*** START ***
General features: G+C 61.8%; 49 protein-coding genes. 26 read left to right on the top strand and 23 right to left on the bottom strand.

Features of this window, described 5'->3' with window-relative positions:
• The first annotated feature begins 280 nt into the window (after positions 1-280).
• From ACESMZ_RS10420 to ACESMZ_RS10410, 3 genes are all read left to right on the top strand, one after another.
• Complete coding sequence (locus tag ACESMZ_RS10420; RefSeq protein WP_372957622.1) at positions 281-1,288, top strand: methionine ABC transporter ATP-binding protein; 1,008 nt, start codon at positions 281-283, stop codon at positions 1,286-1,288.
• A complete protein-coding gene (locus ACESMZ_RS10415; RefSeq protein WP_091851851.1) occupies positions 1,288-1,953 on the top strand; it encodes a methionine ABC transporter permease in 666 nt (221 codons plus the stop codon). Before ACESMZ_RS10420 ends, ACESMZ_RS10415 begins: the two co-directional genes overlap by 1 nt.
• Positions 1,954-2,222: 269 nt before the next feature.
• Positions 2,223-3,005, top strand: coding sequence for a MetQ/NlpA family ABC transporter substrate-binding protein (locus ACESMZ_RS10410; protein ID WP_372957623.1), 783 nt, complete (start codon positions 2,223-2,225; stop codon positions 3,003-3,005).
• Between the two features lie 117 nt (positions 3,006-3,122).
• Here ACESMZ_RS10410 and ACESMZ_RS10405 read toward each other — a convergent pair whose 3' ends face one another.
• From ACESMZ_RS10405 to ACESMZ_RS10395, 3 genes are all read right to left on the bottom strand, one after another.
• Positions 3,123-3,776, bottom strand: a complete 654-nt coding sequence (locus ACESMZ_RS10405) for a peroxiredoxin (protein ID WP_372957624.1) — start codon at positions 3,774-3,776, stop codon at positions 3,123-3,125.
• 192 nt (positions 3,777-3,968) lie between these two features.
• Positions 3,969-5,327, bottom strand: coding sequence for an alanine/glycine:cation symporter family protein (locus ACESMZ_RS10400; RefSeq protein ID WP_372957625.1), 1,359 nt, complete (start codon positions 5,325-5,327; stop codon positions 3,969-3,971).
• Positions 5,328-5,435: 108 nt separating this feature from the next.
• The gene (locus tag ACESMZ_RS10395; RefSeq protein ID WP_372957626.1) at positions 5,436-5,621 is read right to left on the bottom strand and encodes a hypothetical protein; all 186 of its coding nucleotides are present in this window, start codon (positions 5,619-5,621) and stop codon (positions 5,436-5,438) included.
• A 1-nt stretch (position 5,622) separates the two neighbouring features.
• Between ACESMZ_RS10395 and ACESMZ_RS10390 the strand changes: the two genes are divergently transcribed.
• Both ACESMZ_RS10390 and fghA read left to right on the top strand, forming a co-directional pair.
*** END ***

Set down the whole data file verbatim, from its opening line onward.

General features: G+C 61.8%; 49 protein-coding genes. 26 read left to right on the top strand and 23 right to left on the bottom strand.

Features of this window, described 5'->3' with window-relative positions:
• The first annotated feature begins 280 nt into the window (after positions 1-280).
• From ACESMZ_RS10420 to ACESMZ_RS10410, 3 genes are all read left to right on the top strand, one after another.
• Complete coding sequence (locus tag ACESMZ_RS10420; RefSeq protein WP_372957622.1) at positions 281-1,288, top strand: methionine ABC transporter ATP-binding protein; 1,008 nt, start codon at positions 281-283, stop codon at positions 1,286-1,288.
• A complete protein-coding gene (locus ACESMZ_RS10415; RefSeq protein WP_091851851.1) occupies positions 1,288-1,953 on the top strand; it encodes a methionine ABC transporter permease in 666 nt (221 codons plus the stop codon). Before ACESMZ_RS10420 ends, ACESMZ_RS10415 begins: the two co-directional genes overlap by 1 nt.
• Positions 1,954-2,222: 269 nt before the next feature.
• Positions 2,223-3,005, top strand: coding sequence for a MetQ/NlpA family ABC transporter substrate-binding protein (locus ACESMZ_RS10410; protein ID WP_372957623.1), 783 nt, complete (start codon positions 2,223-2,225; stop codon positions 3,003-3,005).
• Between the two features lie 117 nt (positions 3,006-3,122).
• Here ACESMZ_RS10410 and ACESMZ_RS10405 read toward each other — a convergent pair whose 3' ends face one another.
• From ACESMZ_RS10405 to ACESMZ_RS10395, 3 genes are all read right to left on the bottom strand, one after another.
• Positions 3,123-3,776, bottom strand: a complete 654-nt coding sequence (locus ACESMZ_RS10405) for a peroxiredoxin (protein ID WP_372957624.1) — start codon at positions 3,774-3,776, stop codon at positions 3,123-3,125.
• 192 nt (positions 3,777-3,968) lie between these two features.
• Positions 3,969-5,327, bottom strand: coding sequence for an alanine/glycine:cation symporter family protein (locus ACESMZ_RS10400; RefSeq protein ID WP_372957625.1), 1,359 nt, complete (start codon positions 5,325-5,327; stop codon positions 3,969-3,971).
• Positions 5,328-5,435: 108 nt separating this feature from the next.
• The gene (locus tag ACESMZ_RS10395; RefSeq protein ID WP_372957626.1) at positions 5,436-5,621 is read right to left on the bottom strand and encodes a hypothetical protein; all 186 of its coding nucleotides are present in this window, start codon (positions 5,619-5,621) and stop codon (positions 5,436-5,438) included.
• A 1-nt stretch (position 5,622) separates the two neighbouring features.
• Between ACESMZ_RS10395 and ACESMZ_RS10390 the strand changes: the two genes are divergently transcribed.
• Both ACESMZ_RS10390 and fghA read left to right on the top strand, forming a co-directional pair.